Final Municipal Budget On Hold

The final 2021-2022 municipal budget is on hold for now, awaiting more information out of Augusta before the City Council will vote to approve or amend it.

On April 8, City Manager Steven Buck presented the proposed municipal budget and his recommended amendments to the Budget Committee. The proposed budget includes $30,535,165 in municipal appropriations and $3,922,668 in capital reserve funding, offset by $15,118,696 in municipal revenue. The balance of $19,339,137 is to be raised by taxation. This bottom line represents an increase of $1,338,869 over the current year’s budget.

Mr. Buck explained to the Committee that the items from the voter-approved 2019 referendum – debt service on the road bond, street light LED conversion, and increases to the Parks/Recreation and road construction capital improvement programs – amount to $1,392,378. When those items are deducted, the amount of net taxation is actually a decrease of $53,509 from the current year’s budget.

Mr. Buck then went over his recommended amendments to the appropriations side of the budget:

  • Adding 2 Firefighter/EMS positions, which the City Council agreed to several years ago but have been repeatedly put off
  • Adding 2 Dispatcher positions, which were requested to enable the Dispatch center to reduce overtime and retain employees
  • Reinstating the part-time Grant Writer position which had been cut from the budget in a previous draft
  • An additional $50,000 to cover increases in fuel costs since the first draft
  • Cutting the $13,500 the City pays to help fund the Chamber of Commerce, and adding $603 for a Chamber membership instead
  • Cutting $6,000 for the Literacy Volunteers, at their request
  • Cutting $100,000 from the Airport Capital Improvements Plan, as this money will be coming from federal funds instead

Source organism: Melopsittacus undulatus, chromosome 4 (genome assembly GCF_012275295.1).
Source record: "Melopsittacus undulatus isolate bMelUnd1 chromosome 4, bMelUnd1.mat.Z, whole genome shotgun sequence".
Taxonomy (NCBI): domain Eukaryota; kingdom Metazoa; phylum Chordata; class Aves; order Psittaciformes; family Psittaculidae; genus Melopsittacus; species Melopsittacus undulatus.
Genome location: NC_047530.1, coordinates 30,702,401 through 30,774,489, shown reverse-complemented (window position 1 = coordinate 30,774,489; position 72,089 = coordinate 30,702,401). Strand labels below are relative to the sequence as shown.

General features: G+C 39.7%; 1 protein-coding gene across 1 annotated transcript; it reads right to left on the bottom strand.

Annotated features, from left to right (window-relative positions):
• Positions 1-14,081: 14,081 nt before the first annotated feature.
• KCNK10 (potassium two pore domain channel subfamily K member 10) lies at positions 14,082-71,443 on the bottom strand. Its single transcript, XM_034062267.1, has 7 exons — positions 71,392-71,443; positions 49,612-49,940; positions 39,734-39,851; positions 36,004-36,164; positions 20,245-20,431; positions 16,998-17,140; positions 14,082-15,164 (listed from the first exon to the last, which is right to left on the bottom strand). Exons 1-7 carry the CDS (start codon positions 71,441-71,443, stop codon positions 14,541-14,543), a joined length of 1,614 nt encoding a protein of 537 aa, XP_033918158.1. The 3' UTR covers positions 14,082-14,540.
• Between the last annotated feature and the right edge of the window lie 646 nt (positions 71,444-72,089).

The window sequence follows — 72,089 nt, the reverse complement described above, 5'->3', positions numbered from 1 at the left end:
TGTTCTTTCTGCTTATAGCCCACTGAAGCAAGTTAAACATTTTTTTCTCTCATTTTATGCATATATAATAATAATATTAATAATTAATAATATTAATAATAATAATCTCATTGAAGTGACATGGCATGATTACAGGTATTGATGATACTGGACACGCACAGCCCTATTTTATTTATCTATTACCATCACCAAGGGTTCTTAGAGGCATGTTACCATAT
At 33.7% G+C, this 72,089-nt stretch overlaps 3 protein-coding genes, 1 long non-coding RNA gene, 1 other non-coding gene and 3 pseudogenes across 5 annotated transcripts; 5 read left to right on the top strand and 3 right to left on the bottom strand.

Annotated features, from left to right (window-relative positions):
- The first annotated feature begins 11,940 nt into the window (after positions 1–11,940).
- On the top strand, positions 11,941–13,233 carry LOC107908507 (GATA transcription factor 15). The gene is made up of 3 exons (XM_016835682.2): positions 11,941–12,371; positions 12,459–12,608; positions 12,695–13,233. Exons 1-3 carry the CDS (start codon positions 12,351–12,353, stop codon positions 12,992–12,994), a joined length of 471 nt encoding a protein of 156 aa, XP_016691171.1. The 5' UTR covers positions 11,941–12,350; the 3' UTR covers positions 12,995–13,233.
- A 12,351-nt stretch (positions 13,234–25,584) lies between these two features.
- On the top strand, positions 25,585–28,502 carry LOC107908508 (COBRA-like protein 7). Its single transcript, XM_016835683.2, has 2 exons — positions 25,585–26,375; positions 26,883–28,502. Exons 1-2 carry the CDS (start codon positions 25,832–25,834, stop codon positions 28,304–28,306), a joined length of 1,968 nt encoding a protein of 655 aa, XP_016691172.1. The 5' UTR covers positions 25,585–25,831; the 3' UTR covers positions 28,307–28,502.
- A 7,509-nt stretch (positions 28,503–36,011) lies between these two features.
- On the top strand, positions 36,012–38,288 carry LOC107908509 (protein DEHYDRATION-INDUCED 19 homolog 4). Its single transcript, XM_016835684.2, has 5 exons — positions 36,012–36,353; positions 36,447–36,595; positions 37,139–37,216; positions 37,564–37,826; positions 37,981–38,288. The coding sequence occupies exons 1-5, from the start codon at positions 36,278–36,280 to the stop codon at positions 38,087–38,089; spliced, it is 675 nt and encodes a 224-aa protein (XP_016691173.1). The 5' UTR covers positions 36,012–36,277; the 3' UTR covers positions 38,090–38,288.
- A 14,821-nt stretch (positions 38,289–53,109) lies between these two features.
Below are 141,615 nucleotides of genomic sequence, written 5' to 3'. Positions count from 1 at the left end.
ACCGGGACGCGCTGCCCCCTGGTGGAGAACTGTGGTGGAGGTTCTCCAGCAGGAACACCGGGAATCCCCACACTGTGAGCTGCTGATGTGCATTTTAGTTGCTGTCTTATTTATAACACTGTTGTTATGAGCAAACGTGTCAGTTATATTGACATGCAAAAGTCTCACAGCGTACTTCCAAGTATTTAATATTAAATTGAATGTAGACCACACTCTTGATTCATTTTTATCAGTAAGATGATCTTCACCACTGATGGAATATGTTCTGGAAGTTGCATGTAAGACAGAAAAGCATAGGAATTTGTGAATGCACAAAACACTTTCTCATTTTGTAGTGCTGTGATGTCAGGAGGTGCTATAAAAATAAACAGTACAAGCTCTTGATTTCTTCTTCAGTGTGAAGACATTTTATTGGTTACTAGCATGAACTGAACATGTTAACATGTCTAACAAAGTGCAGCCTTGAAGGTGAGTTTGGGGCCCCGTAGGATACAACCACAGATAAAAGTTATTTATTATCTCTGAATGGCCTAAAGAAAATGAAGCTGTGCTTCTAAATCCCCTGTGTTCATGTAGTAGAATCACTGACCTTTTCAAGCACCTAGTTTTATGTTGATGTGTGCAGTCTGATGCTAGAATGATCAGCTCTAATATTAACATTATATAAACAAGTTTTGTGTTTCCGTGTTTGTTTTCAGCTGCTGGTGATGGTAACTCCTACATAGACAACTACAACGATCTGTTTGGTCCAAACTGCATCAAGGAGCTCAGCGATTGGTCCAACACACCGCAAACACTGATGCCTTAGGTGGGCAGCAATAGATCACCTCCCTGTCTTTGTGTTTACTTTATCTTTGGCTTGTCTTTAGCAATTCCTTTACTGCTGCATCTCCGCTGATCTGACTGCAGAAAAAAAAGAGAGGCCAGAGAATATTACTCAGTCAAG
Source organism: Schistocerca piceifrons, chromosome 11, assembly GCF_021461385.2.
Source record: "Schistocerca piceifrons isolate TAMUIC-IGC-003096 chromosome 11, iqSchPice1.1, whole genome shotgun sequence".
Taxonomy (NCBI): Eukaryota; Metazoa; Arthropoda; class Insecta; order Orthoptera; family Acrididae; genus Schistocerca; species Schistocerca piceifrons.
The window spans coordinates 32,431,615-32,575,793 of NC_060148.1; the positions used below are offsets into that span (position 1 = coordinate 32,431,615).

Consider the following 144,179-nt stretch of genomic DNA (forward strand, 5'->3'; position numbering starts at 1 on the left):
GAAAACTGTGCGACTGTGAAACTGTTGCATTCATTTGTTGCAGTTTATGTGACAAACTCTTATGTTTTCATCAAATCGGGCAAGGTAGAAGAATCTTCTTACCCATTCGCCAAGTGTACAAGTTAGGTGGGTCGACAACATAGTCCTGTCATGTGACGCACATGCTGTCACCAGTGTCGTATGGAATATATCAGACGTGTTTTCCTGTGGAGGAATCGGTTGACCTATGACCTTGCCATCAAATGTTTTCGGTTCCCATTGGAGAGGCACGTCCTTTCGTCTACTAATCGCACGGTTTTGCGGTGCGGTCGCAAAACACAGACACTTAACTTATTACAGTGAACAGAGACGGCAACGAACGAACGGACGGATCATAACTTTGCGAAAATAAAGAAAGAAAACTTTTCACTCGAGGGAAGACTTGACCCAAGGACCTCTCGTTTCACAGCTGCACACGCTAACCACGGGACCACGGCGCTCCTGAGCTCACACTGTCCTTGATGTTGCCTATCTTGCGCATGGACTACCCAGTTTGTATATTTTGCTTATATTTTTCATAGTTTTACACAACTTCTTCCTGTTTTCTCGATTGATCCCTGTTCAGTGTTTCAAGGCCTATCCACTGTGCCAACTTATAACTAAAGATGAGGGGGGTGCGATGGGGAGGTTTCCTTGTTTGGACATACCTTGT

• Sanford’s share of the York County tax bill is expected to decrease by $2,014

These adjustments would add $339,467 to the budget. However, Mr. Buck expects that additional funds from increased municipal revenue sharing, federal reimbursement for the vaccine clinics, and the American Rescue Plan, will more than cover it. The State budget recently passed by the legislature and signed by the Governor includes municipal revenue sharing at 3.75%. The legislature’s Taxation Committee, however, is recommending that be increased to 5% in a supplemental budget, and the Revenue Forecasting Committee has used this figure on their website. “It would be political suicide to do this unless they were confident of passage,” he said. Sanford’s portion of that increase would be more than half a million dollars. He is also estimating over $600,000 in additional revenues from the ARP.

With this additional revenue, he also requested the Budget Committee not use $850,00 from the Undesignated Fund Balance that the proposed budget calls for. If his projections are accurate, this would cover all of the recommended adjustments, and reduce the budget by $350,248, putting the final net taxation figure at $988,621.

The increase in property values this year complicates the budget discussion even further. The total increase in property values is estimated at $114 million at this time. While this lowers the mill rate significantly, it’s not good news for single family homeowners, whose properties have increased more in value in the past year than any other category. Under the proposed budget, a single-family home valued at $200,000 to $225,000, with a homestead exemption, would pay an additional $372.95 in taxes. However, if the revenue projections are accurate, the budget with all the amendments would means a $216.46 increase instead.

Mr. Buck added that the legislature is also considering funding the Homestead Exemption at 100%, instead of the current 70%, which would mean an additional $600,000 for Sanford, but he didn’t include that in his numbers as it is less certain of passage.

Budget Committee members were not comfortable approving any of the proposed amendments with the revenue figures still uncertain. Most members were in support of adding the firefighter, dispatcher and grant writer positions back into the budget if the projections prove accurate. They voted unanimously (with one member absent) to send the basic budget forward to the City Council for approval, and let the Council make the amendments if the municipal revenue sharing is increased to the 5% level.

The City Council heard Mr. Buck’s presentation at its April 20 meeting. They discussed it briefly before tabling the budget. They will likely revisit it at their May 18 meeting.